After breakfast and then sitting and watching TV for a couple of hours, at 1:30 I summoned the energy to go get a hair cut and a pedicure. I stopped in the tiny shopping mall, Plaza Country, but forged on when, because of the fumes, I couldn’t breathe in either of the two locales. I then checked out the place where I had gone when I lived in Colima and where another student of the Master’s program went for a massage every morning before class. Unfortunately, the hours posted on the door indicated that they are closed from 2:00 p.m. until 4:00 p.m. So I forged on in search of a suitable salon. I walked down the street, towards the McDonald’s and then turned towards Colima’s center. A giant banner that said “uñas” (nails) hung from a salon’s window, so I climbed the stairs, slid the door open and asked if they do manicures or pedicures. The 20 year old, dirty-blond sitting behind the desk said they didn’t do either. I left wondering what it is then that they do to nails. When I walked in the next place around 2:15 p.m., there was a receptionist and two beauticians hanging out in the waiting area. There I was told that they work by appointments and that I could have one at 3:00. I left there a little taken aback since there were two workers sitting around and no other clients in sight. Still hopeful that I could at least get my hair cut and return to the house for lunch around 3:30 p.m., I continued down the street. The next beauty salon had three employees sitting around and they said that I could have an appointment at 4:00 p.m. I finally clued in and gave up, acknowledging the fact that I was in a small town that still honors the tradition of the “siesta” when businesses are closed during the lunch hours, generally from 2:00 p.m. to 4:00 p.m. The climate dictates the way a town goes about daily life. It is so hot and humid here, even now in the winter, that it seems people need a break in the middle of the day. By the time I made my way back home, my capri khakis were weighted down by the humidity. I began to notice that even girls and women wear shorts here in Colima – I had forgotten that it’s perfectly fine, since in Mexico City it’s almost never seen, even in health clubs.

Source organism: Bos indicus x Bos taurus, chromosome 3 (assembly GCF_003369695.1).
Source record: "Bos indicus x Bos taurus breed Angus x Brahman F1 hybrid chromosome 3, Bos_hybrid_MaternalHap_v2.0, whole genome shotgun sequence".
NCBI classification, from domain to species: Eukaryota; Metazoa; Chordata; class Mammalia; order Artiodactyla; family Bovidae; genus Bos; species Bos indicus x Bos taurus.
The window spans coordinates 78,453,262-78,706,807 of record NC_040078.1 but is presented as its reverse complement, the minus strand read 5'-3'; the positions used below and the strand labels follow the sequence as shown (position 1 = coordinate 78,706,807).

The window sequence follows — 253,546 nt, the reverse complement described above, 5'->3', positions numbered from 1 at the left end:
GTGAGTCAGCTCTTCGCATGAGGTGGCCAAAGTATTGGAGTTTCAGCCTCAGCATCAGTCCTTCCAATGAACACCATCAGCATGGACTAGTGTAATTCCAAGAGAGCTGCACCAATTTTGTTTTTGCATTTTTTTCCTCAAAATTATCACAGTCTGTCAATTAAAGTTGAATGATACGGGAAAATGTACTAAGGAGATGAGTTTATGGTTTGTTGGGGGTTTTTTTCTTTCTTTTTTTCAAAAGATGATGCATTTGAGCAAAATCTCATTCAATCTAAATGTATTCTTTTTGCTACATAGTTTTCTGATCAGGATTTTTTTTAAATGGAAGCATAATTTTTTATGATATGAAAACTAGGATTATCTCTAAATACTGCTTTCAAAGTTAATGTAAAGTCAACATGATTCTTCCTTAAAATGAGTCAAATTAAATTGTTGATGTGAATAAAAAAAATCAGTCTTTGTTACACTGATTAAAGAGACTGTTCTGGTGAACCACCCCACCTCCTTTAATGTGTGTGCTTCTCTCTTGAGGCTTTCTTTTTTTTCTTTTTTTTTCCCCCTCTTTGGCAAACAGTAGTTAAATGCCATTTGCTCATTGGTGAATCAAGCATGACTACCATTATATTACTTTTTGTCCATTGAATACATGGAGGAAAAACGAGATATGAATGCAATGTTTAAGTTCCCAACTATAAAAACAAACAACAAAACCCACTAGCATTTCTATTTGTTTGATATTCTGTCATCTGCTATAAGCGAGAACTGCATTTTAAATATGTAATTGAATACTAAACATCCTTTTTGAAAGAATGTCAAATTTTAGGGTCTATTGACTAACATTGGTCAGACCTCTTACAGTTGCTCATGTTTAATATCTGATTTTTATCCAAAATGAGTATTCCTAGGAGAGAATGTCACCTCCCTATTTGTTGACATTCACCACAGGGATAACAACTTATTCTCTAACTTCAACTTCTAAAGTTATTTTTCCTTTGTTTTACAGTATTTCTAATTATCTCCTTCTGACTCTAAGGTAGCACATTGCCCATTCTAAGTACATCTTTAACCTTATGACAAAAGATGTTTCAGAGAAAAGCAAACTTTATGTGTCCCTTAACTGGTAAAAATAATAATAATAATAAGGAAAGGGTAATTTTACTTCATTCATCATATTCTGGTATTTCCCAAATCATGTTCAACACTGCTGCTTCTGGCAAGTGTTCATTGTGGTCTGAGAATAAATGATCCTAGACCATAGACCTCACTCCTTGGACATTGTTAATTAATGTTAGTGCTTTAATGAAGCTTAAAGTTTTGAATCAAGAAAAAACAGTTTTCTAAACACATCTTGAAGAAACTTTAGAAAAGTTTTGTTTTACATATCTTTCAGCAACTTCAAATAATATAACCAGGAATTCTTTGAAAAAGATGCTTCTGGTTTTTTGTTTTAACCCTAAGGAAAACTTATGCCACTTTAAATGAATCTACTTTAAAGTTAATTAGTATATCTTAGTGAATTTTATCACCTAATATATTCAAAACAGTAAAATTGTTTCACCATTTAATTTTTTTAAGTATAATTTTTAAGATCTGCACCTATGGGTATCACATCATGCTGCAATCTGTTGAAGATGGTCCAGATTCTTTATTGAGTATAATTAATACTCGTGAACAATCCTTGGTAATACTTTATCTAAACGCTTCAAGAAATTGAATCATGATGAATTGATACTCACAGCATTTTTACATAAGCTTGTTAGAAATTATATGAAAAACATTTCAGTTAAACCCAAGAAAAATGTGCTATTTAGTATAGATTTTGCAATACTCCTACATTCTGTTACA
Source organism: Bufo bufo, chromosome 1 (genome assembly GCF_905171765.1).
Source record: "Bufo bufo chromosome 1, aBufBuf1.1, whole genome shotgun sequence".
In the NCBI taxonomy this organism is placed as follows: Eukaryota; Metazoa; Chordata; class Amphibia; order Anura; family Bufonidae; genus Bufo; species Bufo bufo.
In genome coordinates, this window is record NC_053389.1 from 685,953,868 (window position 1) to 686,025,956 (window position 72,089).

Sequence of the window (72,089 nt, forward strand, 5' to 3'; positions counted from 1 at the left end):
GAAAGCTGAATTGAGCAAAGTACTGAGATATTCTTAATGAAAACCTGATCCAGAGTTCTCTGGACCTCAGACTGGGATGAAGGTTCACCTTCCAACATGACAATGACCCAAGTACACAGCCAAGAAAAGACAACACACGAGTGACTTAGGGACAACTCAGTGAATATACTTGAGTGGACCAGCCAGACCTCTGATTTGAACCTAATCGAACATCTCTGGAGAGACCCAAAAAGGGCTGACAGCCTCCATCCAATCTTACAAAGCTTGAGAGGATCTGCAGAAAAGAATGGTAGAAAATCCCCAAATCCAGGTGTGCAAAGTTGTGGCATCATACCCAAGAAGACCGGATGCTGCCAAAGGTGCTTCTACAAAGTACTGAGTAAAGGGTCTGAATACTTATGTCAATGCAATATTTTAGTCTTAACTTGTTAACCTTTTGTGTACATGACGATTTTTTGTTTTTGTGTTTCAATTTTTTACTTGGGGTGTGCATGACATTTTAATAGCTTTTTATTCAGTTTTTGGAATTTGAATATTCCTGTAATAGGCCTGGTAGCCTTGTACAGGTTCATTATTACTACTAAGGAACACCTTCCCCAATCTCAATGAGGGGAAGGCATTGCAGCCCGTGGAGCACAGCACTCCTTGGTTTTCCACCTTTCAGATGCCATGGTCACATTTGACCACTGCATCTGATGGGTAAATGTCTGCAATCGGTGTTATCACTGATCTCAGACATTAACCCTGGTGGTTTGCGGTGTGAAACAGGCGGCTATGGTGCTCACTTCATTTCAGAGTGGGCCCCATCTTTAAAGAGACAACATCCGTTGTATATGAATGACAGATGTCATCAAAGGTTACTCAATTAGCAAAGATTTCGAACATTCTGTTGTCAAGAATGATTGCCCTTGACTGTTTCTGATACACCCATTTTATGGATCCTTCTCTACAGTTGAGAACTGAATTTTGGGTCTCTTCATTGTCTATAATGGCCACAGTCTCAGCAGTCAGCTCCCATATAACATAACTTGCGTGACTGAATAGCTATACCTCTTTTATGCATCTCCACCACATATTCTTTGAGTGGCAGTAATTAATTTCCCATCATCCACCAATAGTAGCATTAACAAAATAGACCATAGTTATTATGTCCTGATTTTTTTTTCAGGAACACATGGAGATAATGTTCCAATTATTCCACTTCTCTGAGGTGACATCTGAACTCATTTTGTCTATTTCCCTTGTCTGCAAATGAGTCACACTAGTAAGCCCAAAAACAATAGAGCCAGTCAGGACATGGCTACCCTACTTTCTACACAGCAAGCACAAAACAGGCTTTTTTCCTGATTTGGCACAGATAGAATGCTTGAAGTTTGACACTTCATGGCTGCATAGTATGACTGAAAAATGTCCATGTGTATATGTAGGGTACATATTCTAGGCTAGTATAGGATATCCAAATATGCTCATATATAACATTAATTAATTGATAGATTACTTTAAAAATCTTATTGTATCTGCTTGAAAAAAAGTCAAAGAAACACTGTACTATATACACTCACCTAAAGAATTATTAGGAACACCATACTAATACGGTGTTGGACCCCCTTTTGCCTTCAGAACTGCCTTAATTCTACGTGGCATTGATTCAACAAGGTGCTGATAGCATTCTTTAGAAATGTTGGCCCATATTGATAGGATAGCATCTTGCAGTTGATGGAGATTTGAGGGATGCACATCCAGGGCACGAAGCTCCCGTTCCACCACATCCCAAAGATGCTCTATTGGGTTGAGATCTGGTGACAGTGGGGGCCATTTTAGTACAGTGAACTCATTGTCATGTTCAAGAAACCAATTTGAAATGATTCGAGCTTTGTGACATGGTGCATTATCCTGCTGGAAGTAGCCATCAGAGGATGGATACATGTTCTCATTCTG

It was even warm tonight in the movie theater, to which Scarlett, Azul and I each brought a sweater. Scarlett’s boyfriend Enrique also came with and we saw “Más Barato por la Docena 2” (Cheaper By the Dozen 2). It’s a light, funny, predictable movie that was unfortunately dubbed, as Steve Martin and Eugene Levy have distinctive voices that add a lot to their characters’ emotions and personalities. This was the most comfortable movie theater I remember being in since the “old,” or original, theaters of Old Orchard whose seats were broken, allowing viewers to rock all the way back and relax their feet up on the seat in front.